Between these two events I also kicked off my road season at the Tour of Bronte, a nice half dirt road half paved race without much elevation change. I hoped to do some damage here after a decent race but poor result the year prior, and followed some early moves in the first lap but nothing was opening up. At some point Rob Bruce and one of the M3s got clear but were not chased with any great urgency. I guess none of us expected Rob to solo away for 50km, but this is exactly what he did! We controlled the gap in the middle laps and almost had it under 30s, but it was really just the Team London guys and myself doing any real pulls so eventually the gap went back out and we were left sprinting for second. Geoff Power of Team London took this decisively with a nice leadout from his teammate, and I managed to grab the 5th S3 place. I'll take it!
Since then I've raced the next three Road O-Cups on the circuit: Springbank, Bike the Bruce and Nith River. Springbank was good if not a very chaotic race - pouring rain the entire time and with standing water on the fast back side of the course it was bound to be. The racing was fast from the start and I held my position in the middle of the group but wasn't really moving up. A few laps in there was a crash (on the UPHILL turn?) and I came quickly to a stop behind it, thinking I'd avoided any damage until someone slammed into the back of me (really?). Being a crit, despite nobody calling it one as such, free laps were given for mishaps so I cruised up to the tech zone and waited with a few Juniors including local Matt Hopkins to jump in as the pack came by. There was no break when the crash happened, but I guess it kind of split the pack because when we rejoined it was a pretty small group until some of the stronger guys from the main pack bridged up. Things were going well with this group and I prepared for a bunch sprint, until Tim jumped with about 700m left to go and before anyone expected it. Impressively, he held a gap of 4 seconds at the line over the rest of us - kudos Tim for doing it once again! We sprinted it out for second, which was taken decisively by Christian Jug over a fast charging Geoff Power and Russell Van Every, and I managed to pull out another 5th.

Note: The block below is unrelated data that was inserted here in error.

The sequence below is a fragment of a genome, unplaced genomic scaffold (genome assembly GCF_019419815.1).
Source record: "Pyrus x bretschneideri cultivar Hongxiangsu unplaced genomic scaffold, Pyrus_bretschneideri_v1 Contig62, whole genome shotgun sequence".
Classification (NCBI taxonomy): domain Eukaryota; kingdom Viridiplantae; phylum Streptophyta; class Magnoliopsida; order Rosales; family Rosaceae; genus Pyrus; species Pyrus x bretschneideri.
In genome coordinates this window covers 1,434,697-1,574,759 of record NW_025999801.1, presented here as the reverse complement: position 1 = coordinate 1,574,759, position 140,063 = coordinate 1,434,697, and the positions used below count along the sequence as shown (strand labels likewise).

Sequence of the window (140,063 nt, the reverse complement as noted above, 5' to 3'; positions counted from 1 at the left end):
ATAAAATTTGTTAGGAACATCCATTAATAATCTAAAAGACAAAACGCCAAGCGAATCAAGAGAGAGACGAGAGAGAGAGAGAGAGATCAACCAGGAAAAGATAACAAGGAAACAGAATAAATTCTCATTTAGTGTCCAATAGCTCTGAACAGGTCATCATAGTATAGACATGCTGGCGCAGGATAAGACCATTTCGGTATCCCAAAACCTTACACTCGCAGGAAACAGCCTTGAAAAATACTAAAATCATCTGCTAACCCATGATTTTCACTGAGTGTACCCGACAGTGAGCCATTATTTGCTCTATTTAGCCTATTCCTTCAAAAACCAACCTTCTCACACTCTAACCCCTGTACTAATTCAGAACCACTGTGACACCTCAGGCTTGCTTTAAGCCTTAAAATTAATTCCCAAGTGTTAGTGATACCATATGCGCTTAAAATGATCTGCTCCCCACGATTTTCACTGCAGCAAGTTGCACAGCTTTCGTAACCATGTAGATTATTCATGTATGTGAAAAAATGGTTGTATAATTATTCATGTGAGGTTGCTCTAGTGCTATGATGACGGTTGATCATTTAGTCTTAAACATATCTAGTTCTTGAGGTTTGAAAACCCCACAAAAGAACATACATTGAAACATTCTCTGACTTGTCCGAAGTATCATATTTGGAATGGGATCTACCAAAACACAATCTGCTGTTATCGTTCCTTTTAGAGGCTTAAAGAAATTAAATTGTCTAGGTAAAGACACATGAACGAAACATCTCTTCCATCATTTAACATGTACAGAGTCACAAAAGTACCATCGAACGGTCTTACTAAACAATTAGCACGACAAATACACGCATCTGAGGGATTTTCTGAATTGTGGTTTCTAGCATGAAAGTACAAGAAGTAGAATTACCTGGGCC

The next few races have started to go downhill as the training has been pretty steady and I haven't felt too fresh. Nothing I'm too concerned with, but it can be frustrating at times. Bike the Bruce was going well until a break finally stuck and I wasn't in it. On that course there was no way I was going to be able to bridge up to them, and I had spent too much to do anything in the finale. I positioned myself well avoiding a crash on the twisty run-in at the end, turning the final corner in a great position. I jumped to go with the train, but my legs were simply not there for the sprint, so I got out of the way and sat up as the rest sprinted it out. The Nith River RR yesterday was a continuation of this theme, with a different plot. I had a good first 2 laps, during which the weather went from sunny to rain so heavy it was impossible to see more than a wheel in front of you. A bit uncomfortable when the pack would jam the pace on the hills, I was hanging in and positioned well when the day's move went. I jumped to get on Tim's wheel and made it across the small gap that had started to open. All the right faces were there - the perfect combination to form a winning break, with a course and weather that made it likely to succeed. I thought it was all coming together, but once again my legs did not answer the call, this time spitting me out the back so fast I didn't even catch on to the pack as they went by. I gave the nod to Steve in the commissaire's car as he went by that I was done, and rode out the lap. Oh well, there is always another race!
That brings us up to date and with the Ontario calendar being laid out the way it is we're well over half way through the season. Likely just a couple more races on the road for me, maybe a mtb race or two and then we're into Provincials. I'll be making the trip to Ottawa for TT Provincials to see how I stack up, and the Provincial RR is a possibility as well. It is being held on the familiar Bamberg loop outside of Waterloo - my old training grounds.